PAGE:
Now let’s say that in the front position of your 6 Step (where you should be in a neutral position) you find yourself in a crab position/tabletop where your hands are flat and far behind you, your feet are flat and in front of you and your hips are sagging/your butt is dropping towards the ground
Without looking at any other step of the 6 step you should analyze a few things at this part of the movement when watching someone
At this point…
- Your feet should be under your hips and on your toes with your knees pointing at 45-degree angles to create a neutral position
- Only one hand (depending on the direction you are going) should be on the floor and should be relatively close behind you for an easier transition to your next arm
- Your center is coming from your chest, hips and toes being in alignment
- Your weight is distributed about 80% on both legs and 20% on the arm that is touching the ground
- Your chest should be up and point forward
- Your hand should have an “eagle grip” instead of being flat
As you can see, there are many small details that are at work for any step of a movement.
The more details you can pick up on, the better your movement will look
This will be a gradual process of tweaking and fixing your details but, the longer you spend on this stage, the clearer understanding you will have of the movement. As an added bonus, when you analyze a movement with such precision, you will notice later on that other movements share similar characteristics, which means you will already have a greater understanding of future moves you learn.
The key to this stage is slow focused practice. That way you can really think about all of the details you have gathered and find new details you might be missing.
Once you feel like you have finally figured out how the movement works and it looks good when you do it slowly, it’s time to enter the next stage.
[Bonus Tip: If you want to help your understanding of a movement and really know if you understand it, I suggest that you teach it to someone. By explaining and teaching the move, you will see if your details and understanding of the move work for someone who has never learned it. It will force you to figure out how you can explain it better and go into further detail when they are not executing it correctly. Don’t get mad at them if they aren’t executing the move correctly, but rather find the fault in your teaching and understanding.]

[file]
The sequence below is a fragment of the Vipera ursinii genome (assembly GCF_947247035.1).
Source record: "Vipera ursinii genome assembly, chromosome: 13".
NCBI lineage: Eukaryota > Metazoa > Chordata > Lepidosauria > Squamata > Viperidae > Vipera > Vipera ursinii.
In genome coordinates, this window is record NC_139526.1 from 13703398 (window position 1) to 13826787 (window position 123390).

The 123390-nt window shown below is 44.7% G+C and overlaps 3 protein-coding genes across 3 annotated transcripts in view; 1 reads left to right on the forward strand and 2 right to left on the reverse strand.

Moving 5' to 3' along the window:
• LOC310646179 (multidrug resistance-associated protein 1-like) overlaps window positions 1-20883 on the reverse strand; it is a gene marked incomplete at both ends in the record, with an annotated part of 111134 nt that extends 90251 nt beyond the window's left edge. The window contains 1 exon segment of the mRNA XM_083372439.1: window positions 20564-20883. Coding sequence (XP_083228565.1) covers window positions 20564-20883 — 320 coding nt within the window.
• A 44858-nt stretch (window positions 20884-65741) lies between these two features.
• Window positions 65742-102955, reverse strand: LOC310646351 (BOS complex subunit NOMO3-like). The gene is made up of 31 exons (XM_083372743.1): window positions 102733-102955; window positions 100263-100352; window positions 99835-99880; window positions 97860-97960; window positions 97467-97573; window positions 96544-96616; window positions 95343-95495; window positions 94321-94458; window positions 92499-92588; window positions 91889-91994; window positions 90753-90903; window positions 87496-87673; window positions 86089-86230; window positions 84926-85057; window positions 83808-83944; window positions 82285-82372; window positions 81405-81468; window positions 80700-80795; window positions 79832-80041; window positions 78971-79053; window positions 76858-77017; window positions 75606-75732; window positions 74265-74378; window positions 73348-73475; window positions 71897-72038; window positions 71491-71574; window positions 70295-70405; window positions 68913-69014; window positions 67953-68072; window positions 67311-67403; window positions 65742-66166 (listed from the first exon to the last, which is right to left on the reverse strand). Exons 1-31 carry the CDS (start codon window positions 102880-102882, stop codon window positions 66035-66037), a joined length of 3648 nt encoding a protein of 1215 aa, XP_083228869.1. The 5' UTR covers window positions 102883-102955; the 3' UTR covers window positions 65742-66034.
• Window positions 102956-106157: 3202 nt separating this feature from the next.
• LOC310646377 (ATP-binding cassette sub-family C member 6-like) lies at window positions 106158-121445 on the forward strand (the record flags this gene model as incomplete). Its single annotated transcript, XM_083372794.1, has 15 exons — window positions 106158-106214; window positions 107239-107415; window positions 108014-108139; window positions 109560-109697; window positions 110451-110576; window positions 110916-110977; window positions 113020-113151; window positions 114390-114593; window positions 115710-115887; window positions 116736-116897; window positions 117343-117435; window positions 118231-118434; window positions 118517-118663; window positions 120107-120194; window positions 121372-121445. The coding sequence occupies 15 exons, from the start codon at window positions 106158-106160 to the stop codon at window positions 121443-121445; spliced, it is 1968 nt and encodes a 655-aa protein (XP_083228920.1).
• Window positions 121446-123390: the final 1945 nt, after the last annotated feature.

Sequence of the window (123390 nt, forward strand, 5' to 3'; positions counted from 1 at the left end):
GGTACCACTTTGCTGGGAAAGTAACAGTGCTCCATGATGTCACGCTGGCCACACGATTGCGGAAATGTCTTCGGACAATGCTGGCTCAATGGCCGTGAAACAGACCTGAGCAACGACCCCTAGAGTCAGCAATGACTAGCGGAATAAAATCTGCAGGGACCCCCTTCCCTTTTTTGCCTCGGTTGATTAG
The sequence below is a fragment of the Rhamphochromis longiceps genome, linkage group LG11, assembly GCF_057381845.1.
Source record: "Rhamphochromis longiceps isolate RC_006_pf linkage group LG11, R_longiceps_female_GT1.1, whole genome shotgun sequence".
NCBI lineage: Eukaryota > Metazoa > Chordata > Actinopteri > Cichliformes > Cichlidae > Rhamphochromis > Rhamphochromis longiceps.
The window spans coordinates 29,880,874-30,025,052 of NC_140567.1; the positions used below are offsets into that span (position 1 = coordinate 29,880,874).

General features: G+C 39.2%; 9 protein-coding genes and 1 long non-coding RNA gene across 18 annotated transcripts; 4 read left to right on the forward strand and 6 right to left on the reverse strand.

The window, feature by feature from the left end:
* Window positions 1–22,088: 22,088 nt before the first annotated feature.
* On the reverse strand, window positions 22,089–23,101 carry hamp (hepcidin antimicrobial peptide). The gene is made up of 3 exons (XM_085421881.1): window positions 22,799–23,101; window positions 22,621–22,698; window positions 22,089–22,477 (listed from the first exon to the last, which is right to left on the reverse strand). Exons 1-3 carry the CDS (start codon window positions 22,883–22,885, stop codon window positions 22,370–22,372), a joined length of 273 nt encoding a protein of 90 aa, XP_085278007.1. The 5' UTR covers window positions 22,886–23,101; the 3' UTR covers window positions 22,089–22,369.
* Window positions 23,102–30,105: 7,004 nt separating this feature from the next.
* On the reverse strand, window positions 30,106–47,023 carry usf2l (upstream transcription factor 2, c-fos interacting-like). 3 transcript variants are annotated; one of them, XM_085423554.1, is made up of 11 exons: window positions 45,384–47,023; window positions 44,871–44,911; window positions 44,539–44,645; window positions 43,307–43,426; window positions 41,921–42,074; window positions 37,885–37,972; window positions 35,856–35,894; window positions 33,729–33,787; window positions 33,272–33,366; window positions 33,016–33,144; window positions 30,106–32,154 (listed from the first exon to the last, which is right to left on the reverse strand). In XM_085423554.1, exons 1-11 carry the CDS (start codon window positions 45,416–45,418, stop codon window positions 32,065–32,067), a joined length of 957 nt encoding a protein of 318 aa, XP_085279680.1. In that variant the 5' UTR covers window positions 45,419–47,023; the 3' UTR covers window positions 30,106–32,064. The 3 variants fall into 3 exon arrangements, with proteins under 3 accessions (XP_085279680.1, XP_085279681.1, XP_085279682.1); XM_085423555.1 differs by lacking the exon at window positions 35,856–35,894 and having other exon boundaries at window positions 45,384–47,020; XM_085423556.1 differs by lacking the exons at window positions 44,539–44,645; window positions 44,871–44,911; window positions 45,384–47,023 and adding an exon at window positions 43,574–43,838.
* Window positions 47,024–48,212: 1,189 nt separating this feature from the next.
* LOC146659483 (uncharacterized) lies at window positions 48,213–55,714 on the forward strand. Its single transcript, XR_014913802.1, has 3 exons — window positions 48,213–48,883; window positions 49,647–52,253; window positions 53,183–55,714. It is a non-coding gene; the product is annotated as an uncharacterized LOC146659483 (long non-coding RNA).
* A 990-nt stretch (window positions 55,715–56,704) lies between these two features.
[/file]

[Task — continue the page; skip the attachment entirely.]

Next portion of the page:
Stage 3: “Deliberate Repetitions”
Now that you can execute the movement slowly with perfect technique (well… something can always be improved upon) it’s time to practice the movement… a lot!
At this stage, you should start by slowly increasing the speed/tempo at which you execute the move. BUT!… and this is a huge but (I see you laughing), make sure you are practicing the move deliberately.
What do I mean by this?
Sometimes, when dancers start to practice a move faster, they start to throw away all of the hard work they did in Stage 2 and rush through a movement without executing it with the technique they just spent all of their time perfecting.
I know this won’t be you… right?
When you practice your move at a faster speed, I want you to deliberately make sure that you are focusing on the perfect technique you have acquired when performing the movement slowly. If your technique isn’t there, then don’t go any faster than the tempo you are currently at until you can execute the move perfectly.
“Practice does not make perfect. Only perfect practice makes perfect” – Vince Lombardi
Repetition is the name of the game at this stage, so make sure each repetition counts and you will save yourself from building bad habits (trust me, you don’t want to waste your time unlearning bad habits).
Once you get to the point where you can execute the movement at multiple speeds with perfect technique, without having to think about all of the details (in other words, it’s now muscle memory/2nd nature), then the movement has been ingrained into your mind and body.
Congrats! You have now completed the learning phase of a movement. At this point you can start the training phase where you practice utilizing the movement you just finished learning OR you can begin the learning phase all over again with a new movement.